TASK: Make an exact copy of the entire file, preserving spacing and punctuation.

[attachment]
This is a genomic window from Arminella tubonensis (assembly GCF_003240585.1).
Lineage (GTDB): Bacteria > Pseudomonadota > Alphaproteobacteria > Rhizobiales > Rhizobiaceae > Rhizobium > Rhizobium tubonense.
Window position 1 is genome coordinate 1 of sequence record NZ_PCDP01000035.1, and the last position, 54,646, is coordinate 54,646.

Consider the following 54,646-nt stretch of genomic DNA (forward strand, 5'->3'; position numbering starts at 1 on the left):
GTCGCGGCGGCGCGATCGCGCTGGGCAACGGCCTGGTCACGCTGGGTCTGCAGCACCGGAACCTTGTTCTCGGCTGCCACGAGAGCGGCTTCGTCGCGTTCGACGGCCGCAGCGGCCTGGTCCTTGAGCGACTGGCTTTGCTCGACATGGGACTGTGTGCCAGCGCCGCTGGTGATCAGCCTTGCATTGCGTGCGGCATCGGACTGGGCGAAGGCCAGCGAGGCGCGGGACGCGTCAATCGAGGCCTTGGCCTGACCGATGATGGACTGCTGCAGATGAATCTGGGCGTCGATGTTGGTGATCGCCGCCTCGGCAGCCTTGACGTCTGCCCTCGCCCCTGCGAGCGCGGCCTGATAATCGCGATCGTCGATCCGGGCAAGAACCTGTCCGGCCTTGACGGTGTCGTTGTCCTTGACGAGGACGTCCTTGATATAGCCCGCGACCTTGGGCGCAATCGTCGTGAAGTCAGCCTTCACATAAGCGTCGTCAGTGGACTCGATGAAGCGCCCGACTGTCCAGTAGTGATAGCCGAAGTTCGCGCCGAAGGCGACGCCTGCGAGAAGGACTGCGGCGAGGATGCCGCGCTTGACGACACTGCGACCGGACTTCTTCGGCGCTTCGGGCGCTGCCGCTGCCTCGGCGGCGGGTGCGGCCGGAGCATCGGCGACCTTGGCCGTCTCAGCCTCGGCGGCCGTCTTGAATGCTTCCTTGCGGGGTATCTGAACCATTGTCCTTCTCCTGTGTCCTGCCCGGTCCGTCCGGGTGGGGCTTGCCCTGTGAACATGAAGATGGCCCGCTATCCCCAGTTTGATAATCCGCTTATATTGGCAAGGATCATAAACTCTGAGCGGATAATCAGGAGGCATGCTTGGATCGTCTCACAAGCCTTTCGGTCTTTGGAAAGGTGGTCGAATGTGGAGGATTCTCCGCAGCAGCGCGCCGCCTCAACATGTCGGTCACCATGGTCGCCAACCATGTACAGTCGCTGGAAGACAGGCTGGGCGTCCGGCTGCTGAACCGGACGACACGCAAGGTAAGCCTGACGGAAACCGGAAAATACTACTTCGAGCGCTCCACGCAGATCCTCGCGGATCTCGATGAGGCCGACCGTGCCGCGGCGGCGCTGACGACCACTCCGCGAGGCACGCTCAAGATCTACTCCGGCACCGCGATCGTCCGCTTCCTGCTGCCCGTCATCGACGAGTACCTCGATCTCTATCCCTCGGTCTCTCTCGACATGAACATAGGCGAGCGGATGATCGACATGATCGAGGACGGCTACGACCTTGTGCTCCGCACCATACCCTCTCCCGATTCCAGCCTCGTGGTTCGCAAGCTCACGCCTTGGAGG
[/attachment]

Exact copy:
This is a genomic window from Arminella tubonensis (assembly GCF_003240585.1).
Lineage (GTDB): Bacteria > Pseudomonadota > Alphaproteobacteria > Rhizobiales > Rhizobiaceae > Rhizobium > Rhizobium tubonense.
Window position 1 is genome coordinate 1 of sequence record NZ_PCDP01000035.1, and the last position, 54,646, is coordinate 54,646.

Consider the following 54,646-nt stretch of genomic DNA (forward strand, 5'->3'; position numbering starts at 1 on the left):
GTCGCGGCGGCGCGATCGCGCTGGGCAACGGCCTGGTCACGCTGGGTCTGCAGCACCGGAACCTTGTTCTCGGCTGCCACGAGAGCGGCTTCGTCGCGTTCGACGGCCGCAGCGGCCTGGTCCTTGAGCGACTGGCTTTGCTCGACATGGGACTGTGTGCCAGCGCCGCTGGTGATCAGCCTTGCATTGCGTGCGGCATCGGACTGGGCGAAGGCCAGCGAGGCGCGGGACGCGTCAATCGAGGCCTTGGCCTGACCGATGATGGACTGCTGCAGATGAATCTGGGCGTCGATGTTGGTGATCGCCGCCTCGGCAGCCTTGACGTCTGCCCTCGCCCCTGCGAGCGCGGCCTGATAATCGCGATCGTCGATCCGGGCAAGAACCTGTCCGGCCTTGACGGTGTCGTTGTCCTTGACGAGGACGTCCTTGATATAGCCCGCGACCTTGGGCGCAATCGTCGTGAAGTCAGCCTTCACATAAGCGTCGTCAGTGGACTCGATGAAGCGCCCGACTGTCCAGTAGTGATAGCCGAAGTTCGCGCCGAAGGCGACGCCTGCGAGAAGGACTGCGGCGAGGATGCCGCGCTTGACGACACTGCGACCGGACTTCTTCGGCGCTTCGGGCGCTGCCGCTGCCTCGGCGGCGGGTGCGGCCGGAGCATCGGCGACCTTGGCCGTCTCAGCCTCGGCGGCCGTCTTGAATGCTTCCTTGCGGGGTATCTGAACCATTGTCCTTCTCCTGTGTCCTGCCCGGTCCGTCCGGGTGGGGCTTGCCCTGTGAACATGAAGATGGCCCGCTATCCCCAGTTTGATAATCCGCTTATATTGGCAAGGATCATAAACTCTGAGCGGATAATCAGGAGGCATGCTTGGATCGTCTCACAAGCCTTTCGGTCTTTGGAAAGGTGGTCGAATGTGGAGGATTCTCCGCAGCAGCGCGCCGCCTCAACATGTCGGTCACCATGGTCGCCAACCATGTACAGTCGCTGGAAGACAGGCTGGGCGTCCGGCTGCTGAACCGGACGACACGCAAGGTAAGCCTGACGGAAACCGGAAAATACTACTTCGAGCGCTCCACGCAGATCCTCGCGGATCTCGATGAGGCCGACCGTGCCGCGGCGGCGCTGACGACCACTCCGCGAGGCACGCTCAAGATCTACTCCGGCACCGCGATCGTCCGCTTCCTGCTGCCCGTCATCGACGAGTACCTCGATCTCTATCCCTCGGTCTCTCTCGACATGAACATAGGCGAGCGGATGATCGACATGATCGAGGACGGCTACGACCTTGTGCTCCGCACCATACCCTCTCCCGATTCCAGCCTCGTGGTTCGCAAGCTCACGCCTTGGAGG